Mindfulness the practice of cultivating awareness and acceptance, free of judgment has always been inherent in the teaching and practice of yoga. In fact, you cannot truly practice yoga without practicing mindfulness. While yoga and meditation practices are usually the first to come to mind when thinking about mindfulness and the idea of being “aware” or “present,” there are, in fact, many ways of cultivating mindfulness. Practicing an instrument, reading a material, painting these are all activities that promote mindfulness.
Being present in the moment is important, but so is how we consider our past experiences and actions. Ultimately, mindfulness allows us to see things as they are, as they are happening, without an emotional response, structured relaxation times, visualization exercises, and activities that foster intentional movement are relevant and engaging for children.
Once children have discovered that place of stillness within themselves and become more connected and present through mindful meditation exercises, they often wish to return to that place again and again. Children really do crave opportunities to be quiet and connect within! Over time and with practice, don’t be surprised to find that your child begins to initiate these activities on his own, without your guidance. And, beyond that, you will both be increasing your ability to “see clearly” in every moment, without judgment or the impulse to “react” emotionally. What a gift!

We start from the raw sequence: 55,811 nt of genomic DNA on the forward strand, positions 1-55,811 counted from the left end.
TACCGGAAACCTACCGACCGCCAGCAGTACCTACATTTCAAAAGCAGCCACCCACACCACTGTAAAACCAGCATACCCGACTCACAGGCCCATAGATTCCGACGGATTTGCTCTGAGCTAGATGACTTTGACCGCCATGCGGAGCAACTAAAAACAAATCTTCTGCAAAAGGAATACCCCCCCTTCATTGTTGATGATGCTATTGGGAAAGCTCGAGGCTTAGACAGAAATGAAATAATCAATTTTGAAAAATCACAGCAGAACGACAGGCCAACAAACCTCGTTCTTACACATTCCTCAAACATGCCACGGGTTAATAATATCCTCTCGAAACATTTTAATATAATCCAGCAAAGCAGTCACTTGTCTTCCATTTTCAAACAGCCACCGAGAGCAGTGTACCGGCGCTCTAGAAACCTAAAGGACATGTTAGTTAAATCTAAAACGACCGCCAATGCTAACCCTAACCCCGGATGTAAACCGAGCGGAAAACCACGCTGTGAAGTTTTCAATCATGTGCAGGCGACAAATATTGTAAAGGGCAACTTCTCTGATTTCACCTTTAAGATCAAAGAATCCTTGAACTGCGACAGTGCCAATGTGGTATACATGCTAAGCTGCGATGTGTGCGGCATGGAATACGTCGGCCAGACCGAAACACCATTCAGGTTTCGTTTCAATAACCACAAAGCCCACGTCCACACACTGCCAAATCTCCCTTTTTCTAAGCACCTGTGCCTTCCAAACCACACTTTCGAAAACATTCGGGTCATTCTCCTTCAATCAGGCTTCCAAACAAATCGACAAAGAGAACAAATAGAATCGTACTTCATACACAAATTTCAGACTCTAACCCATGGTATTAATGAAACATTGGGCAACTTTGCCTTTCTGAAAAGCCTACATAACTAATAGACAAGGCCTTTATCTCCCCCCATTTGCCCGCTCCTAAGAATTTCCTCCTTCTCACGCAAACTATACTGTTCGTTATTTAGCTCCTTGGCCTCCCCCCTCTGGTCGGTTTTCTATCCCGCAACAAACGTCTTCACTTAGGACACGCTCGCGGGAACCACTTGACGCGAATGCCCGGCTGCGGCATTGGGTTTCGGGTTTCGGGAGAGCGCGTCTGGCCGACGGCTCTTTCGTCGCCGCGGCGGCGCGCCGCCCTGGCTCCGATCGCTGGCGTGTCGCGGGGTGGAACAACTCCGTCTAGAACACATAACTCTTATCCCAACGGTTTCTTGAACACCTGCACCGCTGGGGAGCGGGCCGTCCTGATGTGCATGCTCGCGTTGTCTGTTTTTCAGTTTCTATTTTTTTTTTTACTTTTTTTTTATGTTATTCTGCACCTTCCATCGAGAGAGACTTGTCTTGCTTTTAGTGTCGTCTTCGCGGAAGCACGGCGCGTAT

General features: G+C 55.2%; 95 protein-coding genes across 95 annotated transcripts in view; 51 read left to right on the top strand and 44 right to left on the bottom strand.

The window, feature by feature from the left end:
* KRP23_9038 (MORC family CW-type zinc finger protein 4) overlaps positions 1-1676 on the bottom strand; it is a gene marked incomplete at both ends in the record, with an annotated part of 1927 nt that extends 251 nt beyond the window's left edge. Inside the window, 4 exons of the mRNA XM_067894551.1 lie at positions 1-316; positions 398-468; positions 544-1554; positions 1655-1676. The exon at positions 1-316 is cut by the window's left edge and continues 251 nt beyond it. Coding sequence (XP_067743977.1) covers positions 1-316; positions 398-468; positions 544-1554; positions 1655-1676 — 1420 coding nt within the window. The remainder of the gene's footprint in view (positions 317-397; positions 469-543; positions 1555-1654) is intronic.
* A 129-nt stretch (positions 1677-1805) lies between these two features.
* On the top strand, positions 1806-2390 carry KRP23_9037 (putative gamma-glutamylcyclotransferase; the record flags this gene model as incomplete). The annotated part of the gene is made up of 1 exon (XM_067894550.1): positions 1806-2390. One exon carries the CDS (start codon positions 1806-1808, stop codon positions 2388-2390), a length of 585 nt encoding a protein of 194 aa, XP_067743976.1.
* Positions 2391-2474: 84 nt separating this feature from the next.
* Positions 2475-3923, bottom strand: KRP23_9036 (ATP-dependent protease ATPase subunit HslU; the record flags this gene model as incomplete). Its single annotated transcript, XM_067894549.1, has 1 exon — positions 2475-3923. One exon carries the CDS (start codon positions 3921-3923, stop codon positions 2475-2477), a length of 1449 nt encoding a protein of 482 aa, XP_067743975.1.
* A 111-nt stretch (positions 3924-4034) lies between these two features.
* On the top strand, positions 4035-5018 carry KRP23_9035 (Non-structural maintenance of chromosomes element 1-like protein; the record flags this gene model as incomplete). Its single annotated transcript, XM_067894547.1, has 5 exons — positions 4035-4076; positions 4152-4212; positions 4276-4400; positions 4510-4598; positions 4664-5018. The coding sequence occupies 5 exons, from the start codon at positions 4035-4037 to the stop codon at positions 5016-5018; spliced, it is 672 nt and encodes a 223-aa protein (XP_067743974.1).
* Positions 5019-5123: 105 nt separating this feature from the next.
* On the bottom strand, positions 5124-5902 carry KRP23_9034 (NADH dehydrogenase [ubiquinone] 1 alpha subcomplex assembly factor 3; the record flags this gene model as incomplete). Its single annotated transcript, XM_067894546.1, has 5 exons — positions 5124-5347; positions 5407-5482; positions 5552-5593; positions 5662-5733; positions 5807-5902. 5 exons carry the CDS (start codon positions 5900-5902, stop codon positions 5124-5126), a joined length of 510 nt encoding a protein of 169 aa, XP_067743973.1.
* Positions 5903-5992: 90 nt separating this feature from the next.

This is a great activity to help your child understand yoga and mind-fulness, Begin by having your child stand in Tree Pose. Ask him to tell you about what he had for lunch yesterday, where he was, and who he was with, etc., and while he does, play loud music and try to “bother” him by clapping near his ears. Then have him stop and take his pulse, notice what his mind is doing, where his breath is, and what is going on in his body. Then have your child come into Mountain Pose , esta plish a focus point, and take several deep, focused breaths. Encourage him to mindfully come through the sequence of steps to come into Tree Pose on one side and then the other. When finished, discuss with your child the two experiences. Where was his mind the first time? What was going on with his breath? What was happening to him physically? And the second time? Of course, the second experience will be different, and your child will most likely share that he felt more balanced, focused, and calm. Talk with your child about the power of mindful breathing and taking a moment to center and focus and how that related to his ability to practice Tree Pose (yoga is the integration of mind, body, and breath!). How can this lesson be applied to everyday life at home, at school, on the playground? Assist your child to come up with examples using your own stories as examples.